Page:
42. Use an electrical multi meter to verify diagram accuracy. If a resistor is shown in the wiring diagram and specified to have 1 to 3 ohms of resistance, you will want to check this with your multi tool to make sure that the part itself is in spec.
  43. Read more at eHow 


  44. How to Fill Your Air Conditioning System with Freon

    by admin | Category: Educational, Helpful, InformationTags: , , | Comments (0)

    How to Recharge Air Conditioning System with Freon

    Many consumers have attempted to refill their vehicle A/C systems with recharge kits purchased at local auto parts stores. These kits are successful only about 50% of the time. There are several reasons these home repairs fail or are ineffective:

    1. The system needs to be at a lower pressure than the Freon source in order to accept the charge. If it is not, the Freon will escape when the line is disconnected resulting in a serious ecological hazard.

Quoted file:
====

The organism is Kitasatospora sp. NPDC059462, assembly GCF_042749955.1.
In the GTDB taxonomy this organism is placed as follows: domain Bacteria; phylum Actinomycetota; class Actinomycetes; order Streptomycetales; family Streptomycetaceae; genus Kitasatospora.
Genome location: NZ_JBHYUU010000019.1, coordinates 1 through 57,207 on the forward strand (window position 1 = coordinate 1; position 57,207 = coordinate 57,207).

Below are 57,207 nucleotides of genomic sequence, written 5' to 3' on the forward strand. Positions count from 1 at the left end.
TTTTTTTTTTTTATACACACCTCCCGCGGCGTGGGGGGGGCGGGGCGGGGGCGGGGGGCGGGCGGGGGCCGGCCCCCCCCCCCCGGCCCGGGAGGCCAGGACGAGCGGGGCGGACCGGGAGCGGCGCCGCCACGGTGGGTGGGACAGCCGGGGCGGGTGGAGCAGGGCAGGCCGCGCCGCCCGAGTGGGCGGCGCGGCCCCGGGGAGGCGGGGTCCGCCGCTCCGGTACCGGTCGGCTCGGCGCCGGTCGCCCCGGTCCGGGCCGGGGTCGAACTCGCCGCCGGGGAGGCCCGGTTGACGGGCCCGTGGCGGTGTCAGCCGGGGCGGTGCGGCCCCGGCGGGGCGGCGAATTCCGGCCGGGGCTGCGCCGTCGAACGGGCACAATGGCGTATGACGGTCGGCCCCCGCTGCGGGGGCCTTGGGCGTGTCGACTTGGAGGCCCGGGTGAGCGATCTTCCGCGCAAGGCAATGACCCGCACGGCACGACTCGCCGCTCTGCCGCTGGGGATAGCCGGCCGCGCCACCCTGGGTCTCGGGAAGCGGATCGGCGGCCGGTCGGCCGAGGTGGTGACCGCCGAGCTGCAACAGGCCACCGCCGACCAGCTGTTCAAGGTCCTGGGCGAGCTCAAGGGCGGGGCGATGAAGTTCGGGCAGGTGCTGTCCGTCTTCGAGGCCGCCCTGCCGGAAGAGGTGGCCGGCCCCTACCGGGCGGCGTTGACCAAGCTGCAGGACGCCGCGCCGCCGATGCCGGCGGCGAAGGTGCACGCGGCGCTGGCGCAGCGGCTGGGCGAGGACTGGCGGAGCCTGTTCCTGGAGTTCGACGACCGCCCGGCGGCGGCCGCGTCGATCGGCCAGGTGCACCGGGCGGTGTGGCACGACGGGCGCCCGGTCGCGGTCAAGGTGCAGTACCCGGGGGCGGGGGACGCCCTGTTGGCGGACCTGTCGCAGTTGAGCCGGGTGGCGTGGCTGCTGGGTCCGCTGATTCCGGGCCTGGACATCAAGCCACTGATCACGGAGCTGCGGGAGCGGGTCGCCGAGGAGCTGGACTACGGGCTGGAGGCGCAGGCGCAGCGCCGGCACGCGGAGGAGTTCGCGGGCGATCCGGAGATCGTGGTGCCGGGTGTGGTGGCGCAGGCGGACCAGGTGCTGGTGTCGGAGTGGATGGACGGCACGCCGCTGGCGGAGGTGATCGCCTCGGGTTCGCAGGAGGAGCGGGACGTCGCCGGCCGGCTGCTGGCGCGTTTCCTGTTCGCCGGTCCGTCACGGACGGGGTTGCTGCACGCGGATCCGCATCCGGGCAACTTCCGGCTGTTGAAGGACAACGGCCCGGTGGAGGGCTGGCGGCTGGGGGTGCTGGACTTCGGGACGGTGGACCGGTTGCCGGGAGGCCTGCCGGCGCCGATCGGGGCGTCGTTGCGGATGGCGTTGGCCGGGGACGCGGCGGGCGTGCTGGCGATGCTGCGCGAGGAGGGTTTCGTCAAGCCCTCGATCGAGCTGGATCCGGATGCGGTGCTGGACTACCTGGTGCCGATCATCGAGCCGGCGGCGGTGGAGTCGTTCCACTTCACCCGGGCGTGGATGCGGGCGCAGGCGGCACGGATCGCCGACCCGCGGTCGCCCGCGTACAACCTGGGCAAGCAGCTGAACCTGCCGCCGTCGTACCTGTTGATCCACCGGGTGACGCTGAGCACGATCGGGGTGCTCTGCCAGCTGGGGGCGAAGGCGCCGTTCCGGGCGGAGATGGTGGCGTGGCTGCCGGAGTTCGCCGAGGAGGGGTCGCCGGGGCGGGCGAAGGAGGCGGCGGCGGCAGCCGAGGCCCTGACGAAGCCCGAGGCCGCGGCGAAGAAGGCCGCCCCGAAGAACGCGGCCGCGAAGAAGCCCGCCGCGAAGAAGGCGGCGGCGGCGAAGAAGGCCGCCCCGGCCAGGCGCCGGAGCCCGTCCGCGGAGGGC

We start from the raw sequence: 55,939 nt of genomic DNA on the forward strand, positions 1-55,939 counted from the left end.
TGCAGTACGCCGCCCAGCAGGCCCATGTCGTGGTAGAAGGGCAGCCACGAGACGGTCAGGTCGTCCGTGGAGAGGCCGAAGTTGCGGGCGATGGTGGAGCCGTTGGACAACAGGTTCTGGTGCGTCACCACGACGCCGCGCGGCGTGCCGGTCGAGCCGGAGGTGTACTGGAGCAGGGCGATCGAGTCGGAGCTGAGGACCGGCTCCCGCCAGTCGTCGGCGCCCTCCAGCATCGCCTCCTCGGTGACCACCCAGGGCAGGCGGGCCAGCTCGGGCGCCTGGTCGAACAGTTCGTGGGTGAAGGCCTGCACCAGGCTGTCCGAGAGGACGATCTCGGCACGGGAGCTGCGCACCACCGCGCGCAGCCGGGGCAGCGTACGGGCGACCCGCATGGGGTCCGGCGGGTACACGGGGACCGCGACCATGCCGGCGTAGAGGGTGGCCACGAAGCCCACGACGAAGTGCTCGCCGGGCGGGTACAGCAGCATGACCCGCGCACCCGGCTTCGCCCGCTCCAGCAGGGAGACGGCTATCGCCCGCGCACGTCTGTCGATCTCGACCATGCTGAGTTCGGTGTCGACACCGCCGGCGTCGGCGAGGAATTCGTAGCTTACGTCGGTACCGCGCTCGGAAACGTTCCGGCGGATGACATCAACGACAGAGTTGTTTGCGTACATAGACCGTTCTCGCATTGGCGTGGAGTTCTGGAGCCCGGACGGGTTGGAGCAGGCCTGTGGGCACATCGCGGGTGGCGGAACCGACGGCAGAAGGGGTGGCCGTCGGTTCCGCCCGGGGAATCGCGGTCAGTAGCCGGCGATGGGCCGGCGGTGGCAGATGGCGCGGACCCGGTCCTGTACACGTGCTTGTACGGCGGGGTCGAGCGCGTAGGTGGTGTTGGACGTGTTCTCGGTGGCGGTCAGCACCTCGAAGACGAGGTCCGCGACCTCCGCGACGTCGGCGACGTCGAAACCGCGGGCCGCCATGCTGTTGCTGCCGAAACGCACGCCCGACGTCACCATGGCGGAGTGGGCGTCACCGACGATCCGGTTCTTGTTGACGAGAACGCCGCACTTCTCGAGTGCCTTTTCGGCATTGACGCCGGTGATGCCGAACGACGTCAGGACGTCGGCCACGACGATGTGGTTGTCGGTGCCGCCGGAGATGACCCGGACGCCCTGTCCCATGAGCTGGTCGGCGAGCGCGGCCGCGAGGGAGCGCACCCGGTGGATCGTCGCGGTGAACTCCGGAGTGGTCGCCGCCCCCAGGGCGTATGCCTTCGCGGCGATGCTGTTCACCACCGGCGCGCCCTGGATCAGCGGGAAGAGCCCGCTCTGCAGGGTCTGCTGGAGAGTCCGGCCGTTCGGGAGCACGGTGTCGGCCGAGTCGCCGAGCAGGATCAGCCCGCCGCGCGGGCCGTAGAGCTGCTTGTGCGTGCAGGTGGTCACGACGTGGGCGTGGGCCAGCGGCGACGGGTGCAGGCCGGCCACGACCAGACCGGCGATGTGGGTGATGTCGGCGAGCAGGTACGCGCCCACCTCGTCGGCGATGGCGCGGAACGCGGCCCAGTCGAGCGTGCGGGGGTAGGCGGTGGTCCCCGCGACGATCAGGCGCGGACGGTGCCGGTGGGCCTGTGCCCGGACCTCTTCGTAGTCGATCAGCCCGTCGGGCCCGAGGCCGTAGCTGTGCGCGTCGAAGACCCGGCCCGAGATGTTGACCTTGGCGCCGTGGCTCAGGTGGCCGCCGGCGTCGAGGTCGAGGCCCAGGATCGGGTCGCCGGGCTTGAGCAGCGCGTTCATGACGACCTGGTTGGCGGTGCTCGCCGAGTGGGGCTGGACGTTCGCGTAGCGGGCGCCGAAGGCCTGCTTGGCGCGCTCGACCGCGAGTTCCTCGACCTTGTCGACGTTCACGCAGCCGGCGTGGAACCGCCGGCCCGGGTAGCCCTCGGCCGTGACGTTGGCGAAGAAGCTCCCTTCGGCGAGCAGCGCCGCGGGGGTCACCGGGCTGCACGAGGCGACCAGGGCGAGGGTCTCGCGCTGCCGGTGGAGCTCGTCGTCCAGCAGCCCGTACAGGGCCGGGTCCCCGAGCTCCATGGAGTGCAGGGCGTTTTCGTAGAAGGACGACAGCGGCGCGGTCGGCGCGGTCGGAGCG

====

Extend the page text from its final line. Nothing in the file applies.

2. The A/C system cannot compress air, only a liquefiable gas such as Freon. Air in the system will prevent the acceptance of the Freon. Running an A/C system containing air will not cool and create a high-pressure condition damaging the system
    3. If there is a leak in the system all the Freon pumped in will leak out again.
    4. The home repair kits do not measure the Freon contained in the system. It is critical to fill according to the manufacturer’s specification. Over charging will cause leaks, damage components, blow out seals and gaskets resulting in system failure. Under charging may cause over cycling of the compressor damaging bearings.
    5. Converting the fluid ounces to PSI can be complicated and a challenge for many home mechanics.
    6. The Freon level may be fine and the problem could be electrical or due to a faulty sensor.